As with any complex new initiative, early and sustained leadership support for telehealth implementation is critical to sustained success. In the early going, key leadership functions include identifying and implementing any needed organizational restructuring, and setting clear goals and accountability for project development. For both existing or planned projects, leaders may need to adjust plans already under development to accommodate an acceleration in telehealth usage since the start of the pandemic, with an eye toward expanding services where demand is particularly intense.
The early engagement of physician leadership is also critical, and can support efforts to retrain physicians and manage adjustments in culture due to the shift to new platforms. In the current environment, COVID-19-related reductions in clinic volumes may prove a powerful motivator in increasing physician engagement in training for and adopting telehealth services.
Each health system’s telehealth program should be driven chiefly by internal needs and consumer demand, though the experiences of competing systems and telehealth vendors can help inform program design. In addition, while a system’s electronic medical record (EMR) infrastructure can support project development, an overreliance on the existing EMR for the development of products and solutions can stifle the identification of more innovative solutions and tools.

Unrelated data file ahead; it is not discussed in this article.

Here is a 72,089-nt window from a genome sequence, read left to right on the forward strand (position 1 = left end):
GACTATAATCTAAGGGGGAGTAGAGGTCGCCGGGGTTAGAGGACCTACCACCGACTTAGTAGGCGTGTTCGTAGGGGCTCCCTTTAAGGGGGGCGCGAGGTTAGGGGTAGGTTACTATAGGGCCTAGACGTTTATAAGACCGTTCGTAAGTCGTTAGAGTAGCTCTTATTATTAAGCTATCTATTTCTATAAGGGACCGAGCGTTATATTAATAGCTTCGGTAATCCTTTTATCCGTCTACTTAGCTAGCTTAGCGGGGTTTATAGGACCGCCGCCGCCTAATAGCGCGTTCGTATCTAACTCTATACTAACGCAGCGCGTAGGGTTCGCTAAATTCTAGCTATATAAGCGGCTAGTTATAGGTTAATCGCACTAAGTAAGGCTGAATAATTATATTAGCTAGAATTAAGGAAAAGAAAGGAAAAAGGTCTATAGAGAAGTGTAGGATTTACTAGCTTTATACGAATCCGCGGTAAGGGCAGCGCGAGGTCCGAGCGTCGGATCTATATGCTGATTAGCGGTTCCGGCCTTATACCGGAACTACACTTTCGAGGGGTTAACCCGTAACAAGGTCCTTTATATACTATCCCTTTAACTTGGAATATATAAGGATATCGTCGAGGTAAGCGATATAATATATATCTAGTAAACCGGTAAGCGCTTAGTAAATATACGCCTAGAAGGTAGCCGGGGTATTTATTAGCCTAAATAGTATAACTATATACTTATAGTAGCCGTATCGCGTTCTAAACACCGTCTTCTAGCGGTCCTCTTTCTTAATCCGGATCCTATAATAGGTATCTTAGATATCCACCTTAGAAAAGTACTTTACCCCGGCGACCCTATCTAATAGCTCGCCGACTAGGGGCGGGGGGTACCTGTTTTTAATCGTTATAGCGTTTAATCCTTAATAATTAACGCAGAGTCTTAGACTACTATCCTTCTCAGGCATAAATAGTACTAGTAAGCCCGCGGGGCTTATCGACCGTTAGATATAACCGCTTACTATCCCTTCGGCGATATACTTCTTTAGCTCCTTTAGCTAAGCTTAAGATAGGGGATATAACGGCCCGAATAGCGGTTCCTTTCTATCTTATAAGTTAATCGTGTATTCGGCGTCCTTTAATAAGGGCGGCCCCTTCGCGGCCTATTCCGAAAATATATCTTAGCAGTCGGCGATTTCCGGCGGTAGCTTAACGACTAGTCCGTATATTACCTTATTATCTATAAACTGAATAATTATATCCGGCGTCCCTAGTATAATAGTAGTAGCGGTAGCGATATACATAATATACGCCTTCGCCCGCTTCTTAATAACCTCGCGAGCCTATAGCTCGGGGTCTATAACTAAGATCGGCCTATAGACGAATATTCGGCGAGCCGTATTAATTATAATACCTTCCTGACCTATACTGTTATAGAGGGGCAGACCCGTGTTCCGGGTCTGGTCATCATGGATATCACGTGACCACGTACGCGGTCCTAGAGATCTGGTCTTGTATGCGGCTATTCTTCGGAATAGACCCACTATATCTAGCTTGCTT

In the wake of COVID-19, providers should be mindful of consumer interest in remote solutions to all aspects of the care journey. In addition to virtual visits, consumer interest in online registration and remote access to wait time information is also likely to be in higher demand than before.
Prior to launch, the development of an integrated marketing plan is critical for driving consumer demand and adoption of telehealth services. Following launch, internal “product managers” should be tasked with both maintaining and improving the telehealth program over time.
Case Study: Capital Health
In the fall of 2019, New Jersey-based Capital Health planned an expansion of its telehealth program it first launched in 2017, with the goal of driving consumer engagement and growth through more convenient, accessible care and services. At the outset of the initiative, the program offered online scheduling and video visits with primary care physicians.
Initially, the intent of the program was to primarily staff telehealth visits with new physicians who did not yet have full patient panels. Health system leaders were uncertain if primary care physicians and specialists with more experience would express interest in training and participation.